Eskom seeks R140bn for shift to renewable energy
Africa’s biggest greenhouse gas emitter is in talks with banks to replace coal
Eskom, Africa’s biggest greenhouse gas emitter, is pitching a $10bn (R140.31bn) plan to global lenders that would cause it to shut most of its coal-fired plants by 2050 and embrace renewable energy.
Discussions have already started with development finance institutions such as the World Bank and the African Development Bank, a senior Eskom official said.
“It’s a lot of money, so what we are putting on the table is to say to funders: SA can offer you the biggest point source of carbon emissions reduction in the world,” said Mandy Rambharos, GM at Eskom’s Just Energy Transition office.
Eskom, which generates more than 90% of the country’s electricity chiefly by burning coal, is looking at $7-$8 for every tonne of carbon dioxide equivalent it cuts from its greenhouse gas emissions. Eskom now emits about 213-million tonnes of CO2 equivalent a year.
The idea is to line up some of the funding before the COP26 climate conference in Glasgow in November. The utility is already looking at “repowering” its Komati coal plant using solar and battery storage and could present the project at COP26 to show it is serious about curbing emissions.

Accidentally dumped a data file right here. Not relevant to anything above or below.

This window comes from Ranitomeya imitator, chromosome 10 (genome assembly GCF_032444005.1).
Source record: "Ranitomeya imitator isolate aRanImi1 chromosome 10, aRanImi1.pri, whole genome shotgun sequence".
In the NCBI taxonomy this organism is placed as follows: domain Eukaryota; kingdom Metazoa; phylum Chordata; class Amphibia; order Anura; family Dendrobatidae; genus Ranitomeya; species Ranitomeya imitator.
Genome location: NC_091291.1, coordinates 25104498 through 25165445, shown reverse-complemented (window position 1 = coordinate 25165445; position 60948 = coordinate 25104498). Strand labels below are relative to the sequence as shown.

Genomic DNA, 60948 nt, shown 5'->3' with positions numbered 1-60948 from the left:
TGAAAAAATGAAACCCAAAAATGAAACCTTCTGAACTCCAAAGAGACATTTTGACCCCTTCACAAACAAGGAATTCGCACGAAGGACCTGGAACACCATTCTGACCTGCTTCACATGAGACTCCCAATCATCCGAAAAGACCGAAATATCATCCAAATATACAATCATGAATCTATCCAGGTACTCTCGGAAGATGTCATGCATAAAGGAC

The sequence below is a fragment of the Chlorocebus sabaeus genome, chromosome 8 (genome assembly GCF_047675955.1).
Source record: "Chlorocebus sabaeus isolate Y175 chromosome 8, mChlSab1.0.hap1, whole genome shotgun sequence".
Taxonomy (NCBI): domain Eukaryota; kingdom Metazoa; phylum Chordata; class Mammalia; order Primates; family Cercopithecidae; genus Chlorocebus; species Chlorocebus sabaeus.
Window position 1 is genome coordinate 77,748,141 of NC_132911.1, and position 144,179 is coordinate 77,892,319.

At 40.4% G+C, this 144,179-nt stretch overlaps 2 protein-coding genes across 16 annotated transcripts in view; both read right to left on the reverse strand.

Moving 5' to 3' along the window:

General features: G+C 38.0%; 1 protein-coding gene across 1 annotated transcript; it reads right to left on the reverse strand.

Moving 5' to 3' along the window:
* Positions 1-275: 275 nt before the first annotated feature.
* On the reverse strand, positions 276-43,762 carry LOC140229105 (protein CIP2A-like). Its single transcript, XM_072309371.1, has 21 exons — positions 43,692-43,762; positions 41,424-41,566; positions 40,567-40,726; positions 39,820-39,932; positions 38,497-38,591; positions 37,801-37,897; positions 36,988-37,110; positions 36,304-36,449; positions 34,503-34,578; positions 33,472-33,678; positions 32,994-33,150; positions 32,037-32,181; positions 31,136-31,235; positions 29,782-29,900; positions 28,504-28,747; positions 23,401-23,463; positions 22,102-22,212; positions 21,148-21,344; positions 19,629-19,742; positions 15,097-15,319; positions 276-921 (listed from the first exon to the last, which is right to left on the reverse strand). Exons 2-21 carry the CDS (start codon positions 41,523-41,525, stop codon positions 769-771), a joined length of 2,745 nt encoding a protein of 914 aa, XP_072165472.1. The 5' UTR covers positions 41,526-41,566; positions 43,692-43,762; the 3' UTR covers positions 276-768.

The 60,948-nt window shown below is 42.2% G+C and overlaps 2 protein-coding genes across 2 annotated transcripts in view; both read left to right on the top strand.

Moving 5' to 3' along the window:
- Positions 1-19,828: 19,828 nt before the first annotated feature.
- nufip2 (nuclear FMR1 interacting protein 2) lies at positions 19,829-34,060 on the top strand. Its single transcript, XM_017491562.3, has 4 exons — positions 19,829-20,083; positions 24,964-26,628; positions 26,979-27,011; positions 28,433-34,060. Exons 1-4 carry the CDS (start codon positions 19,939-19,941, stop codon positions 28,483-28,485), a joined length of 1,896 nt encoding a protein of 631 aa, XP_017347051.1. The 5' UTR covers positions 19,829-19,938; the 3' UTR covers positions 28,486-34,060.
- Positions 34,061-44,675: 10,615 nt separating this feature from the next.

Rambharos said Eskom is modelling different scenarios to reach its target of “net zero” emissions by 2050.
The least aggressive path is the one the government laid out in a 2019 document, the Integrated Resource Plan, which envisaged Eskom shutting down about 35,000MW of coal by 2050. At March 2020 Eskom had about 41,000MW of installed coal-fired capacity.
A bolder one would cause even Medupi and Kusile, which will be two of the world’s largest coal plants when fully operational, to be shuttered in the 2040s, at least 20 years ahead of schedule and leaving Eskom with no coal by 2050 from 15 stations now.
While Eskom could use natural gas as part of its energy transition, the ultimate aim is to replace coal with renewables, Rambharos said. “That is the future. I don’t think we can look at 2050 and still see fossil fuels in there.”
Analysts have flagged the carbon intensity of SA’s economy as a major risk as investors and governments become increasingly attuned to climate concerns, and Rambharos said it is time to act.
“We will be left in this little bubble where we are not going to be able to export our wine or our fruit or our cars if we don’t transition,” she said. “The whole world is transitioning, we have to get on this bandwagon — for SA to remain competitive and for our economy to grow.”
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